Quote of the Day
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The gallery in which the reporters sit has become a fourth estate of the realm.
Thomas Babington Macaulay
As humans we look at things and think about what we've looked at. We treasure it in a kind of private art gallery.
When I go to an art gallery and stand in front of a painting, I don't want someone telling me what I should be seeing or thinking; I want to feel whatever I feel, see whatever I see, and figure out what I figure out.
I never can pass by the Metropolitan Museum of Art in New York without thinking of it not as a gallery of living portraits but as a cemetery of tax-deductible wealth.
Lewis H. Lapham
Honestly, I don't believe in menswear. I focus on what pieces are most timeless, transcendent, match my lifestyle, remain remarkable, and command intriguing attention across the room at an art gallery.
I love going to galleries, particularly the National Portrait Gallery.
There is more to representing art than selling art. The life of the gallery is dependent on the renewal and refreshment of its artists and dealers. When that stops happening, it's the end.
Sunday is the one day I keep reminding myself that I should lay around and take it easy, but because I am O.C.D. and an extreme multitasker, I find it hard to get lazy. I love Sundays for painting because it's quieter; the gallery is closed, and there are no interruptions.
You find a lot of junk when you're searching through lost and tossed photo ephemera, but every so often you'll find a gem, a wallet-sized masterpiece you're certain could hang on the wall of a gallery if only someone with a name had taken it. Find one or two of those and you're hooked for life.
Sometimes when I walk into a gallery and I see someone's work, I think to myself, 'Gee, I wish I had done that.'
In a gallery, there's an expectation of high prices and a somewhat elitist atmosphere.
People look at film in a gallery, and if they walk out after two minutes they know they haven't seen the whole work. But then people look at a painting for two minutes and think they've seen it. Certain paintings are made to be consumed fast. But some require a slowed-down time. You have to go back to them.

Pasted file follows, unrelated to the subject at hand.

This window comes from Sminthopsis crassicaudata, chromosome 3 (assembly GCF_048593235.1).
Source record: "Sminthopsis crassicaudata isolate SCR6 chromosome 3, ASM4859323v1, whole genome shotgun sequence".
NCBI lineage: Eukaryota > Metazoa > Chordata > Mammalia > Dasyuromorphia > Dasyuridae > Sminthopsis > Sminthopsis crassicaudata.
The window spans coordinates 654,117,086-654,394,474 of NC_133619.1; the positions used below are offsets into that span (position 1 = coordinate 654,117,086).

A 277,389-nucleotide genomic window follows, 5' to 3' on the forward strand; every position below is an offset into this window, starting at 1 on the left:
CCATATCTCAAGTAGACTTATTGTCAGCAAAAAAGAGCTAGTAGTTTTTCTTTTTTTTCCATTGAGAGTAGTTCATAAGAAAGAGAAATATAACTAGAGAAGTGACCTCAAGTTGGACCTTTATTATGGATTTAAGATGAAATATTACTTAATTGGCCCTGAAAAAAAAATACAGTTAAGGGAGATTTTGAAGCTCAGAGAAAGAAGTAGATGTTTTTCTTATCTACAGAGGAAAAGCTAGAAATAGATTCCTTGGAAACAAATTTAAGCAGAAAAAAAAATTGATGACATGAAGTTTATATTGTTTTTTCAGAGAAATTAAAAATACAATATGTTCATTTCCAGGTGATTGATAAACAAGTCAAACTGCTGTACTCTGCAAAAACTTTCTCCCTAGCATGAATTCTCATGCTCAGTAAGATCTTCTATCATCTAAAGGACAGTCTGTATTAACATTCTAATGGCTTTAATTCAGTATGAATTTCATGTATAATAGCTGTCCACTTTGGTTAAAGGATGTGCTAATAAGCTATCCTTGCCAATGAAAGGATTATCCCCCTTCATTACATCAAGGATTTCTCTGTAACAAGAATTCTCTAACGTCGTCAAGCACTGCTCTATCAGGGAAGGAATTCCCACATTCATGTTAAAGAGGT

The big pay-off was to work as an artist and gain some shred of respect from your friends, who were also artists. But there was never any notion that you could make a living out of art. On the rare occasions you had a gallery show, and sold a little work, well, that was just gravy.
At 18 I began painting steadily fulltime and at age 20 had my first New York show at the Macbeth Gallery.
The Spiral Gallery may happen, too. It is not dependent on government funding.
The distinction between a gallery and a museum is enormous. The gallery is about looking at a thing of beauty; the purpose of the activity is an aesthetic response. The museum is actually about the object that lets you get into somebody else's life.
Auction houses run a rigged game. They know exactly how many people will be bidding on a work and exactly who they are. In a gallery, works of art need only one person who wants to pay for them.
I just don't think that the differences you make by donating to a museum or an art gallery really compare to the differences you make by donating to the charities that fight global poverty.
I'm going to put a museum on my ranch and people keep saying, 'That's a huge idea.' Yeah, it's big, but not bigger than the average big movie. A hundred million dollars in the art world is a substantial amount of cash to do anything. That's maybe a big gallery's total sales for a given year.
A suit is just a suit: a practical garment, not a ceremonial robe; it can be worn out to dinner with friends or for a visit to an art gallery. Its beauty and craftsmanship are utterly wasted if you think of it as something magical and symbolic.
I've become convinced that Los Angeles is going to become the next contemporary art capital - no other city has more contemporary gallery space than Los Angeles. We've come into our own, finally.
My dream since I was a kid was to show in a gallery.
When I was growing up, there was a feeling in one's living room as much as in one's local gallery that a little elitism was good for the soul.
The gallery is generating work for the masses.
I love the idea of bringing my work to the general public, not just people who go to gallery openings.
Martin Luther King, Jr.
John F. Kennedy
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